Abe’s Version of History Doesn’t Sit Well With Chinese

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tags: World War II, China, Japan, Shinzo Abe

Historians and columnists have made comparisons between Britain and a rising Germany in 1914 and the current tensions between Japan and China; a hot topic at the start of the centenary year of World War I.

Prime Minister Shinzo Abe of Japan, in his appearance Wednesday at the World Economic Forum in Davos, Switzerland, raised the bar when he agreed with the thesis, saying that he saw a “similar situation” between now and then.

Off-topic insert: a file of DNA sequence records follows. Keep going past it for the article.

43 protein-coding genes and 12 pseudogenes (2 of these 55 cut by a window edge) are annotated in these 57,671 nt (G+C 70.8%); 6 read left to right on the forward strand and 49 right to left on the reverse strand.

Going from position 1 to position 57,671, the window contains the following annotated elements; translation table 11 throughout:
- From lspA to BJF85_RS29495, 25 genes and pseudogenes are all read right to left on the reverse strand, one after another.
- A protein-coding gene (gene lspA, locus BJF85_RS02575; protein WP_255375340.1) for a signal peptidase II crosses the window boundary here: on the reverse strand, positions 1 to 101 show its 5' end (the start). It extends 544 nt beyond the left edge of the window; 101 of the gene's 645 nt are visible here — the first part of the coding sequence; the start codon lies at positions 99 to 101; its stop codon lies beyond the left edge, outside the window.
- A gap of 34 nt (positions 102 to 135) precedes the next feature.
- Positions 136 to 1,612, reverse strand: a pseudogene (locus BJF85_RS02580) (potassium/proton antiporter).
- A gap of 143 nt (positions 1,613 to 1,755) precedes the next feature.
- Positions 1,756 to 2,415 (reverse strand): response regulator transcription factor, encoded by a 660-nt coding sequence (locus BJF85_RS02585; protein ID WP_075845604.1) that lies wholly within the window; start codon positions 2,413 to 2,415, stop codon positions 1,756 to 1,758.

During a discussion with journalists, Mr. Abe said that the strong trade relations between Germany and Britain in 1914 were not unlike the economic interdependence today between Japan and China.

In 1914, economic self-interest failed to put a brake on the strategic rivalry that led to the outbreak of war, Mr. Abe said. He criticized the annual double-digit growth in China’s defense budget, calling it a source of instability in the Pacific region, an implicit comparison to Germany’s rapid build-up of arms before World War I....

Read entire article at New York Times

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